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Monday, March 5, 2012

Teaching with Primary Sources

I’m recently back from OPI’s Indian Education Division’s “Best Practices” Conference, where many of the sessions, including the one we presented, focused on using primary sources.

There are lots of reasons to have students work with primary sources, many of which are outlined in this online article from the National Archives: "History in the Raw." 

Adding urgency to incorporating primary sources into history and social studies curriculum are the new Common Core Standards—soon to be adopted across the state. These standards recognize the value of integrating primary sources into the classroom. For example, Common Core Reading Standards for Literacy in History/Social Studies include these expectations for students grade 6-8:
In Grades 6-8, students will be able to

  • #2 : “Cite specific textual evidence to support analysis of primary and secondary sources.
  • #6 : “Identify aspects of a text, including those by and about American Indians, that reveal an author’s point of view or purpose…
  • #9: “Analyze the relationship between a primary and secondary source on the same topic.”

And primary source analysis remains important in later grades as well.

So how do you do it? "Using Primary Sources, Library of Congress Learning Page Lesson Framework" has good suggestions.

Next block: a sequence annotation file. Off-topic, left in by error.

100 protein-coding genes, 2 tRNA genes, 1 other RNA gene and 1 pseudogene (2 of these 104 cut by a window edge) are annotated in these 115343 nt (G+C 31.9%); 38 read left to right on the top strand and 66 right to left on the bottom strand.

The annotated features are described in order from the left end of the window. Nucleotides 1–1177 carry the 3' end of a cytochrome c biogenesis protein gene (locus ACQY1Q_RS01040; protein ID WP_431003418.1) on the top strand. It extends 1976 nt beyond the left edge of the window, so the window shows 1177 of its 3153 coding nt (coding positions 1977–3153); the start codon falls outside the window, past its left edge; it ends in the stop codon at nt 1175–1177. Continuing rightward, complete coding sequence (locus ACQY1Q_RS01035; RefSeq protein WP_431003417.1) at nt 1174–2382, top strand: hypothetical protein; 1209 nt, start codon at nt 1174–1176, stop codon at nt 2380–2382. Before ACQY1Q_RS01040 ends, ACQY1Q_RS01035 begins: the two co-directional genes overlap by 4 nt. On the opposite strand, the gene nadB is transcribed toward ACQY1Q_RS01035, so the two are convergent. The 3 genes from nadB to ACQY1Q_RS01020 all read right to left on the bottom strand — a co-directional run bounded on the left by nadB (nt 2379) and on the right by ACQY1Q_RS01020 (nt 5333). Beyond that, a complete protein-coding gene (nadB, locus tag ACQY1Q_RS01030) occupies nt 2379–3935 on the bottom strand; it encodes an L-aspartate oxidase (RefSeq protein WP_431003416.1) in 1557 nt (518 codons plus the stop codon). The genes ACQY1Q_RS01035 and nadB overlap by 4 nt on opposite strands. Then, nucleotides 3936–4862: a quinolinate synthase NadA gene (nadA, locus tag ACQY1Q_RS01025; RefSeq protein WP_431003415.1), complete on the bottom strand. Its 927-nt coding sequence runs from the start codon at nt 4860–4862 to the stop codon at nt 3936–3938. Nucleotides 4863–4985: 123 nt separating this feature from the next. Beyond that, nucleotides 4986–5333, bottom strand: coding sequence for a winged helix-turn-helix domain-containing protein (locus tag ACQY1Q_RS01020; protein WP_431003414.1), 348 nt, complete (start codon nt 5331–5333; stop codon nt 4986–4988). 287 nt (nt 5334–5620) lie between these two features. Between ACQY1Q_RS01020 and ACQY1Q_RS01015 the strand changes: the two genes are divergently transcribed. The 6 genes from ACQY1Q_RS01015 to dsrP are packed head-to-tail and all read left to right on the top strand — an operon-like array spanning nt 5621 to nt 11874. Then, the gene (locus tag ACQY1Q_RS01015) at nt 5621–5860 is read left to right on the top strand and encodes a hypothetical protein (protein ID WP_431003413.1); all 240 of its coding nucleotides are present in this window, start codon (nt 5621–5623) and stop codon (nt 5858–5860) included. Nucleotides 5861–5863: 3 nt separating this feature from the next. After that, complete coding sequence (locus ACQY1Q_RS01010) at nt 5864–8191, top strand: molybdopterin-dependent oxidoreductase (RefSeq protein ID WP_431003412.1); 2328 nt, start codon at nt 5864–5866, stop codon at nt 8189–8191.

What else do you need? Good analysis tools help. Both the National Archives and the Library of Congress have analysis worksheets.

The National Archives’ worksheets are easier to use at first blush: http://www.archives.gov/education/lessons/worksheets/.

With practice, however, I’ve grown to like the Library of Congress’s worksheet even more—but only when I have access to both the worksheet and the “Teacher’s Guide” which has guiding questions missing from the student version.

Library of Congress Student Worksheet.
Library of Congress Teacher’s Guide.
Advice for using this tool can be found in this recent post on the Library of Congress’s blog for teachers

This post is already plenty long, so I’ll talk about where you can find good primary sources in a future post.


  1. I love reading old diaries and journals. The Miles City Star has a column 25 years ago, 100 years ago and they reprint short article from that time.

    1. I know a teacher in Chester, who worked with her local paper to have her students create those stories for the newspaper. I always thought that was a really cool assignment.